DC or not DC, that is the question

What are the advantages and disadvantages of DC hubs? When are they useful and what problems can arise when incorrectly applied?

With the rise of fully electric and hybrid vessels, a new integration concept for powertrains known as the DC hub has emerged. What are its advantages - and what problems can arise when it is incorrectly applied?

Ship owners opting for diesel-electric propulsion today can choose from several different concepts for electrical distribution, ranging from low voltage systems for smaller power ranges like those seen on ferries or bulk carriers to medium voltage for larger power ranges like those on a large container or cruise vessel. What unites these concepts is that the power producer is an engine with a connected generator producing electricity at alternating current (AC).


The rise of the DC hub

Typically, electricity has been distributed to other consumers in AC and converted to direct current (DC) for consumers that need it – usually smaller onboard electrical systems, as opposed to the bigger systems such as electric propulsion that require AC. But as fully electric and hybrid vessels have become increasingly popular, a new electrical integration concept that uses DC for electricity distribution, known as the DC hub, has become a hot topic.

DC distribution clearly makes sense when the main power source is a battery producing DC because you can eliminate a transformation step, but it is increasingly being applied on larger hybrid systems and even pure diesel/gas-electric powertrains. This can present challenges in terms of electrical losses.

Time to cut your losses?

If your main power source onboard is a diesel generator that produces AC and your main consumer is an electric motor or the hotel load, both of which require AC, pure physics tells you that converting the power to DC and then back to AC produces heat and creates additional electric losses.

For propulsion power, the conversion losses with a DC hub are 3.5 to 4%, while with a classic direct front-end AC distribution system the losses measured between the generator and the motor are just 1.5%. For auxiliary power and hotel load a DC hub suffers losses of between 5 and 9% between the generator and the AC grid, while with an AC system the losses are just 1%.


One of the arguments put forward to counter this is that the DC Hub’s additional electric losses are offset by the efficiency gain offered by variable-speed gensets. A classic diesel-electric powertrain uses between three and six gensets to meet onboard power demand; when demand rises another genset is simply brought online to make up the shortfall. But if the system is poorly designed, the gensets will only run at 45 to 50% load, increasing vessel fuel consumption. Variable speed gensets on the other hand adapt their speed to the load and have a higher efficiency at low loads and the same efficiency as a classic diesel-electric powertrain at high loads.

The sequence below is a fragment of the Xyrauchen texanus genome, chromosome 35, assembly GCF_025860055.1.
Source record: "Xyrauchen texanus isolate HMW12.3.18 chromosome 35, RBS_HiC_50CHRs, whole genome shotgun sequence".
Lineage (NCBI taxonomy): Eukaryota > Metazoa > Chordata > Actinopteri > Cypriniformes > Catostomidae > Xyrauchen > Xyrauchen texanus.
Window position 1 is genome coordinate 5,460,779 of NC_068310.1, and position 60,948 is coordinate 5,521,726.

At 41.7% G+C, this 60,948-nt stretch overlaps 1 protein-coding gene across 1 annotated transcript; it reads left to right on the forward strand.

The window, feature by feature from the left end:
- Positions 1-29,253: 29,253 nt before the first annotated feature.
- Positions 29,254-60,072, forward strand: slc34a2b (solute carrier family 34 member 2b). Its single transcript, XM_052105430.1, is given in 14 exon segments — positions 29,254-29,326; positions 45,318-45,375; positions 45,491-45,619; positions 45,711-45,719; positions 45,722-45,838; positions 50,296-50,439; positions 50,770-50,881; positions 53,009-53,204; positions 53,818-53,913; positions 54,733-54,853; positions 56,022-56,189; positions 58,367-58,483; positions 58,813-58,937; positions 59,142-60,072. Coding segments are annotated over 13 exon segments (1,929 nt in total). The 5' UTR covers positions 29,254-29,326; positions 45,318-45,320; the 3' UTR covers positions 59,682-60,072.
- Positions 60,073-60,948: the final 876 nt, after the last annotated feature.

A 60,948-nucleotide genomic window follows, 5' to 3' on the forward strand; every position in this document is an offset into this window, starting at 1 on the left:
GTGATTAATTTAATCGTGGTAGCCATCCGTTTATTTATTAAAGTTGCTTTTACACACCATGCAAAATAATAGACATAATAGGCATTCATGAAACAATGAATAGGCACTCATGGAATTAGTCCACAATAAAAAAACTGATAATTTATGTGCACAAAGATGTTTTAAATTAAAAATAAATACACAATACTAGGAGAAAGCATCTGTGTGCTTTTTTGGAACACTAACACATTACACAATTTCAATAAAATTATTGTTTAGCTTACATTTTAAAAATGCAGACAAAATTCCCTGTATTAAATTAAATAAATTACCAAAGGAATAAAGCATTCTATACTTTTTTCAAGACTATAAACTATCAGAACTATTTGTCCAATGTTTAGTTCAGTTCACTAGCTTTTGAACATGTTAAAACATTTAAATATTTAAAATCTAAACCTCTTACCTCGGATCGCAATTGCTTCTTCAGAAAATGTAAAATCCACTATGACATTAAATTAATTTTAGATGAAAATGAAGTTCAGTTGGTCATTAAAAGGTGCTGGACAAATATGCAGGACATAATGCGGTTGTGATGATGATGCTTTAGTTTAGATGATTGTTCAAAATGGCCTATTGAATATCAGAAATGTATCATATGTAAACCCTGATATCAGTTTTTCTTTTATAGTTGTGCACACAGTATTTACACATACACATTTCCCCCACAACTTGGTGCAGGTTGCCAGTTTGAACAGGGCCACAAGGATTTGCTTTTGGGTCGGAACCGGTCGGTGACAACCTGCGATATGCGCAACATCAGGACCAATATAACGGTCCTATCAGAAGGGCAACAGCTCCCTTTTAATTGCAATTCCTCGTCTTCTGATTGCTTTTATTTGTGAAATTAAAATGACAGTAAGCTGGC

DC distribution has one potential advantage over traditional AC arrangements when it comes to using variable-speed gensets. Many small consumers – from pumps and fans in the electrical system to coffee machines and photocopiers – rely on fixed frequency electricity and may not work optimally with the variable frequency. DC hubs deliver electricity to small consumers at a fixed frequency, meaning they can then be optimised independently. The calculation is whether this efficiency offsets the energy losses inherent in the electricity conversions.

To back up the argument for DC hubs, proponents will typically use a comparison curve from a high-speed engine, where the gap between fuel consumption at variable speed and constant speed is greatest. However, medium-speed engines are typically used for DC hubs, so in reality this gap is smaller. 

In a hybrid propulsion system, where a battery is added into the mix, the case in favour of DC hubs becomes even weaker. If you add the electrical losses already mentioned to the variable-speed genset-specific consumption, the constant-speed genset is better at loads above 60 to 70%. The auxiliary load losses caused by the DC/AC converter are in addition to this.

In diesel-electric systems the separate propulsion chains – let’s say two propellers for a RoPax ferry or six thrusters for a wind turbine installation vessel – are connected via a circuit breaker. In a well-designed AC system there are no losses, but DC systems will suffer additional losses of 0.6% to 3% due to the DC circuit breakers. If you run your wind turbine installation vessel’s six thrusters with two of the six gensets in dynamic positioning mode, these losses are fourfold.


DC hubs are no silver bullet

It is clear that DC hubs can make sense for fully electric battery-driven vessels or smaller hybrid vessels with small high-speed engines. However, it is also clear that they are not an optimal solution for high-powered vessels with many engines or large medium-speed gensets, or for larger hybrid vessels. For these types of applications the optimal solution is to combine the best of both worlds by connecting the gensets to an AC grid and connecting the batteries and selected consumers separately to small DC hubs that are part of the total diesel-electric hybrid power train. 

Read more about electrical and power management systems

Written by
Per Vidar Johannesen
Per Johannesen
Senior Sales Manager, Wärtsilä
Uwe Heine
Chief Technologist, Ship Electrification Solutions, Wärtsilä

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